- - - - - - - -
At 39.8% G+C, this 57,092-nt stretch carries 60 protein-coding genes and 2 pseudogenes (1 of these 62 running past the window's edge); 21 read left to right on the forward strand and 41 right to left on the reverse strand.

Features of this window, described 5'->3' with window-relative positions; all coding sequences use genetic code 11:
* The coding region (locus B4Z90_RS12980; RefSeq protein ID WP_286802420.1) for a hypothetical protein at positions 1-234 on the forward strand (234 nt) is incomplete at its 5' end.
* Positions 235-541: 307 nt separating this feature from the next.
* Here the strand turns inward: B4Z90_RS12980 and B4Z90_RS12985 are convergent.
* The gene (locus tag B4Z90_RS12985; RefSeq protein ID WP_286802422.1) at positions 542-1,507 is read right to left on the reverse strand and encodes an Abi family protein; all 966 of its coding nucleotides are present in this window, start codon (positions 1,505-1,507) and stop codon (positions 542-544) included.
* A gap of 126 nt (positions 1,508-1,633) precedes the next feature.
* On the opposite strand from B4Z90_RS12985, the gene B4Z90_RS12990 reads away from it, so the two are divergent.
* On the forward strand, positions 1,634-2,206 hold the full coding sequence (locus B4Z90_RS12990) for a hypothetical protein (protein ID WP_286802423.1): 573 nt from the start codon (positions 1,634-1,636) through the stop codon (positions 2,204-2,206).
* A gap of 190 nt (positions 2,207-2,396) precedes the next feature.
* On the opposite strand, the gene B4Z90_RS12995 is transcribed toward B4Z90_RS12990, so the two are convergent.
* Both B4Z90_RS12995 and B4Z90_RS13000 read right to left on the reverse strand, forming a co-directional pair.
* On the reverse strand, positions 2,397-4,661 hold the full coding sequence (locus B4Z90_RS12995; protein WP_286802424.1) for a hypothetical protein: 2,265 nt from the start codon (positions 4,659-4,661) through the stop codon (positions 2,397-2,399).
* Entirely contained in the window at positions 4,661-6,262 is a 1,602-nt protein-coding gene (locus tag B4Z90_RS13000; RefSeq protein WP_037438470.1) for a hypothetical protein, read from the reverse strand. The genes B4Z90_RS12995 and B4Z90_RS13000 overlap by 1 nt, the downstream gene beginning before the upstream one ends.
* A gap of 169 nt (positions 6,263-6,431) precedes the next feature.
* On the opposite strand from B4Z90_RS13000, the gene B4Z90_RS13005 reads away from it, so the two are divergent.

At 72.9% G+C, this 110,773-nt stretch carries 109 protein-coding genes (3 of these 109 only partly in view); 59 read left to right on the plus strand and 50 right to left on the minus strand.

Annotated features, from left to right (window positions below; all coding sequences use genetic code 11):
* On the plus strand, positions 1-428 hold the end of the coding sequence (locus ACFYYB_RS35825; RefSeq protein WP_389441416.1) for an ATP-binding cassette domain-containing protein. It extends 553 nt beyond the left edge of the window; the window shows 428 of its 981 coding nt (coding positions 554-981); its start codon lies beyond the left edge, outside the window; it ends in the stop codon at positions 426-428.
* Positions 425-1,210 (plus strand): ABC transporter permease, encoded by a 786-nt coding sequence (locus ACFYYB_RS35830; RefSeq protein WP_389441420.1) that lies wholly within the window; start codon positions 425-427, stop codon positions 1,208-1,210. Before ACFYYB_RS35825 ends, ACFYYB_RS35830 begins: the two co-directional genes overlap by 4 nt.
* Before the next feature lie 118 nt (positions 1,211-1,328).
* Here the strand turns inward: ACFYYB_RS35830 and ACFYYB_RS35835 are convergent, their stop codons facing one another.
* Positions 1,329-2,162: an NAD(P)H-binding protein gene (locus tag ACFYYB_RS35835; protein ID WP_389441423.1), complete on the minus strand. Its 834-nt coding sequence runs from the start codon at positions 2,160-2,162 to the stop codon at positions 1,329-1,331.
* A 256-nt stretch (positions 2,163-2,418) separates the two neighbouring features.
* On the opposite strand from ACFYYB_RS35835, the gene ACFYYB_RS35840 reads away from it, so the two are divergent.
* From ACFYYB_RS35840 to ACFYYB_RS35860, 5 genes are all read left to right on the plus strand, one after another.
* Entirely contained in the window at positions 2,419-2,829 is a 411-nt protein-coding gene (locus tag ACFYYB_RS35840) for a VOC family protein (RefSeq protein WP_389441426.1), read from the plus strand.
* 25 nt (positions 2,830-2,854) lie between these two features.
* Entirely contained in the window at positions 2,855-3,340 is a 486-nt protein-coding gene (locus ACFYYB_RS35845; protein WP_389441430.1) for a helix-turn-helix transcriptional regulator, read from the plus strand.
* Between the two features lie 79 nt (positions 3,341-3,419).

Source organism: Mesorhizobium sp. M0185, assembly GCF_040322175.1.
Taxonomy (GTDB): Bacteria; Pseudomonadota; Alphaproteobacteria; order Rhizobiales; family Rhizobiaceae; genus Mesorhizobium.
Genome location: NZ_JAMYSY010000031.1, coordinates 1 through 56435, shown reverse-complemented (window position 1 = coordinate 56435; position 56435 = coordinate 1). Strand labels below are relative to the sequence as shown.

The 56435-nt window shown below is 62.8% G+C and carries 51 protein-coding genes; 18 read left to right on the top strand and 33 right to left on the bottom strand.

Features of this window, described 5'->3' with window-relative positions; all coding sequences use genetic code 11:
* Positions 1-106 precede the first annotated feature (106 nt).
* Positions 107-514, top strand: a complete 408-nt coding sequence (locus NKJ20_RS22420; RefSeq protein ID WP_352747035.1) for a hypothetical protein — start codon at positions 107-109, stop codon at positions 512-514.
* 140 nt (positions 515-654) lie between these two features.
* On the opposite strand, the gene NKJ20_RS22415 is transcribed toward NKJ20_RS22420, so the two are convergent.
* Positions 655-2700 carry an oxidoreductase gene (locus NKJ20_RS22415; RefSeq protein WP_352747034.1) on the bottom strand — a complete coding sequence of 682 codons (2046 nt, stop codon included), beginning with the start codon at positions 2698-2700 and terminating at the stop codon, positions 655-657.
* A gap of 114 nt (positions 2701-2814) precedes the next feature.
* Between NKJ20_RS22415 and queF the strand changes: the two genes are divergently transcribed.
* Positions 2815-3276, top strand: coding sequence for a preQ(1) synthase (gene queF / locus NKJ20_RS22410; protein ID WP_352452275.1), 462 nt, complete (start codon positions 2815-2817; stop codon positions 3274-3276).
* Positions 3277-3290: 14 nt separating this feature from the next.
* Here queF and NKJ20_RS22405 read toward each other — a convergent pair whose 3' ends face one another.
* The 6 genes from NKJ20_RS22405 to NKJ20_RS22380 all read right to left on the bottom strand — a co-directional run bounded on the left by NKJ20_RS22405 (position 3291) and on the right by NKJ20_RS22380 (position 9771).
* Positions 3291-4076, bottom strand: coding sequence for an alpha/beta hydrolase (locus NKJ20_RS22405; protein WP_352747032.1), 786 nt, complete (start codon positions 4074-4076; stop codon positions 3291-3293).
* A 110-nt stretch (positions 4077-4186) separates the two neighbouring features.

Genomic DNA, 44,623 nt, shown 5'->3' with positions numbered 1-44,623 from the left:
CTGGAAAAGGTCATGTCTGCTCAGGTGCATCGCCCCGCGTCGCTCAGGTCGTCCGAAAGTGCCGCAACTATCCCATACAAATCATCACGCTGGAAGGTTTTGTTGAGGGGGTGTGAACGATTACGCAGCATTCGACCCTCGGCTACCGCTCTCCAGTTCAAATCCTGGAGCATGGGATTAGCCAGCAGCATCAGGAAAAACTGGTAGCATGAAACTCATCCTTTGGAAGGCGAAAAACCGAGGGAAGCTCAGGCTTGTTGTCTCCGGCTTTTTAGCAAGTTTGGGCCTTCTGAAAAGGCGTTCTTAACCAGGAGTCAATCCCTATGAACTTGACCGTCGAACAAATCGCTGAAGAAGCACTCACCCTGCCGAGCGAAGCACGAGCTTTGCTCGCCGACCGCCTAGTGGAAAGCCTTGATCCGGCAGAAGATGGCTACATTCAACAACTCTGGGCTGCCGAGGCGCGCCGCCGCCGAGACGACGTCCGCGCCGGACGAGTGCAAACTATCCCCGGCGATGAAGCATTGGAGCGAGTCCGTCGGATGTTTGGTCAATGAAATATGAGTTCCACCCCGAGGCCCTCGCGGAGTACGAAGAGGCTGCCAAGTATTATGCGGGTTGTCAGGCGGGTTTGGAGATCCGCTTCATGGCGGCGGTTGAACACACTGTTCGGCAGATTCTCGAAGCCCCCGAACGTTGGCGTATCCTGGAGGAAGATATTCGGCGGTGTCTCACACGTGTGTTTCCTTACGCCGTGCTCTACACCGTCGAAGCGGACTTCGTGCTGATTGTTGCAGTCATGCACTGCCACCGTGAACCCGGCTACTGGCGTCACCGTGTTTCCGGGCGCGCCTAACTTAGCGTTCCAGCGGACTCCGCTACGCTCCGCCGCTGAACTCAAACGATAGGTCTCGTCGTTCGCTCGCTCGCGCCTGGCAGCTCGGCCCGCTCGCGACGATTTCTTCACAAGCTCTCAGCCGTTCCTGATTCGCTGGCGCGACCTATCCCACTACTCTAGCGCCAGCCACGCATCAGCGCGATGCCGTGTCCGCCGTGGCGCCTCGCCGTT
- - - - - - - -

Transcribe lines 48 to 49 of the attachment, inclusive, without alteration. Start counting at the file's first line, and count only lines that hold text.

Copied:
* A 110-nt stretch (positions 4077-4186) separates the two neighbouring features.

Genomic DNA, 44,623 nt, shown 5'->3' with positions numbered 1-44,623 from the left: